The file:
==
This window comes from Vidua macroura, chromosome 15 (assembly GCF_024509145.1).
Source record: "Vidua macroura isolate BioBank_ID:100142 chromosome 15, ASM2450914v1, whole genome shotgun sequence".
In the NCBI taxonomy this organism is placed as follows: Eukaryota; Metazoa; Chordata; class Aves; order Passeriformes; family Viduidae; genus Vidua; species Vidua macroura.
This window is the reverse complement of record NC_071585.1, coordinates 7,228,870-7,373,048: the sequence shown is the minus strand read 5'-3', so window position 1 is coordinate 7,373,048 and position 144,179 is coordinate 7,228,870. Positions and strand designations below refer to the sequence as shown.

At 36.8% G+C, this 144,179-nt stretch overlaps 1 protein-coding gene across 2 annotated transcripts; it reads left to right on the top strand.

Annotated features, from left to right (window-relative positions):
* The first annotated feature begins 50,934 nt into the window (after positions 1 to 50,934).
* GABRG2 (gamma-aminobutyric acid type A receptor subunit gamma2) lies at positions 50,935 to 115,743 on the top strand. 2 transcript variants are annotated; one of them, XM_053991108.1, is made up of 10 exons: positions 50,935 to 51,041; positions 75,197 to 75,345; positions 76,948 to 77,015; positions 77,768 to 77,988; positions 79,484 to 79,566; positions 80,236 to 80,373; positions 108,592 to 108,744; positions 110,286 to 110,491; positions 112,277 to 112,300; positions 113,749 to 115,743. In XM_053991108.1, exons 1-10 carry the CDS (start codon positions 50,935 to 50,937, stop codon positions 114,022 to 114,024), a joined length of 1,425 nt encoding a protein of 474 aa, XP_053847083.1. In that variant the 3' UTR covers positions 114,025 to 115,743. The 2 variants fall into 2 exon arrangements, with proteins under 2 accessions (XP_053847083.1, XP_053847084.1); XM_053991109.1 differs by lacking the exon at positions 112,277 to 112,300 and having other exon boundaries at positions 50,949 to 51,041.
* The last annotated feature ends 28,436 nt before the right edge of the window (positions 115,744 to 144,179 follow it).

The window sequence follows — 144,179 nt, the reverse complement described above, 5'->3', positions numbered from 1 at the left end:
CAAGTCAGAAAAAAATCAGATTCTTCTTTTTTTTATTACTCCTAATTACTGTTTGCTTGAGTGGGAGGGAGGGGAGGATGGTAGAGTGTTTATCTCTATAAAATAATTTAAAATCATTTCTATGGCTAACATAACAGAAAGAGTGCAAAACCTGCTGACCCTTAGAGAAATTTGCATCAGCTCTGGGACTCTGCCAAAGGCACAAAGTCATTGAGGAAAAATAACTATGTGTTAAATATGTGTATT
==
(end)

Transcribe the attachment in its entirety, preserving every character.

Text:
This window comes from Vidua macroura, chromosome 15 (assembly GCF_024509145.1).
Source record: "Vidua macroura isolate BioBank_ID:100142 chromosome 15, ASM2450914v1, whole genome shotgun sequence".
In the NCBI taxonomy this organism is placed as follows: Eukaryota; Metazoa; Chordata; class Aves; order Passeriformes; family Viduidae; genus Vidua; species Vidua macroura.
This window is the reverse complement of record NC_071585.1, coordinates 7,228,870-7,373,048: the sequence shown is the minus strand read 5'-3', so window position 1 is coordinate 7,373,048 and position 144,179 is coordinate 7,228,870. Positions and strand designations below refer to the sequence as shown.

At 36.8% G+C, this 144,179-nt stretch overlaps 1 protein-coding gene across 2 annotated transcripts; it reads left to right on the top strand.

Annotated features, from left to right (window-relative positions):
* The first annotated feature begins 50,934 nt into the window (after positions 1 to 50,934).
* GABRG2 (gamma-aminobutyric acid type A receptor subunit gamma2) lies at positions 50,935 to 115,743 on the top strand. 2 transcript variants are annotated; one of them, XM_053991108.1, is made up of 10 exons: positions 50,935 to 51,041; positions 75,197 to 75,345; positions 76,948 to 77,015; positions 77,768 to 77,988; positions 79,484 to 79,566; positions 80,236 to 80,373; positions 108,592 to 108,744; positions 110,286 to 110,491; positions 112,277 to 112,300; positions 113,749 to 115,743. In XM_053991108.1, exons 1-10 carry the CDS (start codon positions 50,935 to 50,937, stop codon positions 114,022 to 114,024), a joined length of 1,425 nt encoding a protein of 474 aa, XP_053847083.1. In that variant the 3' UTR covers positions 114,025 to 115,743. The 2 variants fall into 2 exon arrangements, with proteins under 2 accessions (XP_053847083.1, XP_053847084.1); XM_053991109.1 differs by lacking the exon at positions 112,277 to 112,300 and having other exon boundaries at positions 50,949 to 51,041.
* The last annotated feature ends 28,436 nt before the right edge of the window (positions 115,744 to 144,179 follow it).

The window sequence follows — 144,179 nt, the reverse complement described above, 5'->3', positions numbered from 1 at the left end:
CAAGTCAGAAAAAAATCAGATTCTTCTTTTTTTTATTACTCCTAATTACTGTTTGCTTGAGTGGGAGGGAGGGGAGGATGGTAGAGTGTTTATCTCTATAAAATAATTTAAAATCATTTCTATGGCTAACATAACAGAAAGAGTGCAAAACCTGCTGACCCTTAGAGAAATTTGCATCAGCTCTGGGACTCTGCCAAAGGCACAAAGTCATTGAGGAAAAATAACTATGTGTTAAATATGTGTATT